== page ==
c) New bond passed provides funding for new train control system, so we can run trains closer and have more trains per hour. Currently there are about 22 tph, but that will go up to 30 State of the art can be experienced on London Tube where they have 36 tph.

      3) Caltrain:
      a) Electrification will give us faster and more frequent trains
      b) New cars will provide same seating capacity, but significantly higher standing capacity

      So yea, the housing ratio isn’t as bad as you describe and both BART and Caltrain have projects in progress to provide extra capacity.

      1. So SF gets tens of thousands of jobs and the associated tax revenue while Oakland, Berkeley, Walnut Creek, etc build the tax-losing housing for those workers, and the workers travel around on BART that is funded by regional taxes? Where does that start making sense?

        SF should be enjoined from building a single foot of office space for the next 25 years, or however long it takes SF to build another half a million dwellings.

        1. The lack of regional planning and a regional government helped the Bay Area kill the golden goose. IMO. Not just the over-concentration of jobs in SF, but even moreso in the SV. Both areas refusing to build housing at near the level needed for the job growth. For economic reasons as you state. San Mateo County does not escape blame. Though not a huge job center (SSF excepted) that county has built minimal housing during the recent boom. El Camino Real from SSF to Burlingame is a broad boulevard surrounded by parking lots and one/two story commercial buildings. The number of medium sized residential projects built along that transit rich core is about 15 – in the past decade. And Brisbane is balking at building any kind of significant housing to complement the Baylands office project it will be larger than any office project ever built in SF by far.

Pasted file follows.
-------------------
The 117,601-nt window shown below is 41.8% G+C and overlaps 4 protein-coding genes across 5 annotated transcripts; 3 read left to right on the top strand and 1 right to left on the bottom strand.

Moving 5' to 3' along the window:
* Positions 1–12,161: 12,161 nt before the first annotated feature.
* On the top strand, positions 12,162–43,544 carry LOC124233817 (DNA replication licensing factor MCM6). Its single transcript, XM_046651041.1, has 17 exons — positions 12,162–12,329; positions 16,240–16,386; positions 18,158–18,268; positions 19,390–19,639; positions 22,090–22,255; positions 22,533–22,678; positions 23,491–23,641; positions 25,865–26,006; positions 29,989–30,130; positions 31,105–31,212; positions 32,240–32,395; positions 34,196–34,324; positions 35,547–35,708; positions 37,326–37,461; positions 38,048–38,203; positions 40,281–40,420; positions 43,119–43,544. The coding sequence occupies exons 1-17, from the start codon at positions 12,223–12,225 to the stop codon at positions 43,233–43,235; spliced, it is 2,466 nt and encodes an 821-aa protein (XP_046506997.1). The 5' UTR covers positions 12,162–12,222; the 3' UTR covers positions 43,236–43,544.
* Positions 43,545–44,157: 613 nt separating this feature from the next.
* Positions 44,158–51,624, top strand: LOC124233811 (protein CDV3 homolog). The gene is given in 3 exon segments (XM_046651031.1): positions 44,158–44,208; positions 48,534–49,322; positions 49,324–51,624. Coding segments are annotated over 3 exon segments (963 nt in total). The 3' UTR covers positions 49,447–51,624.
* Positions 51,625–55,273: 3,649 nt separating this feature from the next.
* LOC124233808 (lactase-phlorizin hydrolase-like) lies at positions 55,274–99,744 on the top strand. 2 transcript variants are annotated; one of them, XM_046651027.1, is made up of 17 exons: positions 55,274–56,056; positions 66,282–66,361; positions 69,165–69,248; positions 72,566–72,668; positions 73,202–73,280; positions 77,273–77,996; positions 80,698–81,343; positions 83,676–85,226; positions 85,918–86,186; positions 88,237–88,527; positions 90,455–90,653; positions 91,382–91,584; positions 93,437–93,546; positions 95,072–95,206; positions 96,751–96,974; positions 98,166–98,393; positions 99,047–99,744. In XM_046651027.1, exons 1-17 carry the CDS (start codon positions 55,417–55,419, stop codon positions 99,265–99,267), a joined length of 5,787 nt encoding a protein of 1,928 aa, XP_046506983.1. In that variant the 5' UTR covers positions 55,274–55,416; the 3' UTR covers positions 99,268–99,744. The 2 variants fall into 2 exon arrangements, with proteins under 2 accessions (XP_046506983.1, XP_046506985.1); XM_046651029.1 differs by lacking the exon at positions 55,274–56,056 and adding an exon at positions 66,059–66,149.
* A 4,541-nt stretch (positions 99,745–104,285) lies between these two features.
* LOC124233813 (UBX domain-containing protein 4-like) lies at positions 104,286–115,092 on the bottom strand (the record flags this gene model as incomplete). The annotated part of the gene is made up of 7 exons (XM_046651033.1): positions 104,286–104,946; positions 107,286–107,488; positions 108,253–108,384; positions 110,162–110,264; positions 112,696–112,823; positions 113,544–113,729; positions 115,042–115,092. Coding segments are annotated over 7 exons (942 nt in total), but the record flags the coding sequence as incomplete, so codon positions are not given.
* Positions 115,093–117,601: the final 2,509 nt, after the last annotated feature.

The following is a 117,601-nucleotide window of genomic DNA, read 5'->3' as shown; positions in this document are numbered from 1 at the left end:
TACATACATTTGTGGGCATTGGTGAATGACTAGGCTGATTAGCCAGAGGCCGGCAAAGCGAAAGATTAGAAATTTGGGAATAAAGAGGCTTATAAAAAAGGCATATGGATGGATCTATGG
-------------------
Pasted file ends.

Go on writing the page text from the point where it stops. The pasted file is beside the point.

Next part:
As to killing the golden goose, the macro trends portend a decline of the Bay Area as a population/jobs center over the coming decades. Relative to other metros like Seattle/Phoenix/the Texas cities and Atlanta. Even LA is now growing faster (again) than the Bay Area. The net domestic out-migration is a key indicator. Companies are increasingly not hiring into the Bay Area. Because of housing costs and the poor quality of life. HP is one of those companies. The emergence on mini-tech hubs (such as Boise – into which HP is hiring) will see the Bay Area decline in relative importance as “the” tech center of the US. 500K units of housing in SF? Won’t happen, but 60K would do – especially if SF has reached its historic population peak as may be the case.

  4. The Central Subway has been “value engineered” down past uselessness. It is no basis for upzoning either residential or office. The MTA refuses to run loss leader transit claiming that it is not economical. TOD is a joke.

  5. The City should be sued for adoption of the CSOMA Plan. The adverse significant impacts of adding 45K jobs and only 8K units of housing to the current housing crisis is beyond stupid. Traffic isn’t bad enough? And they want to add thousands more commuters? Crazy. We, the citizens of SOMA desperately need more stable neighbors, not more commuters.

Leave a Reply

Your email address will not be published. Required fields are marked *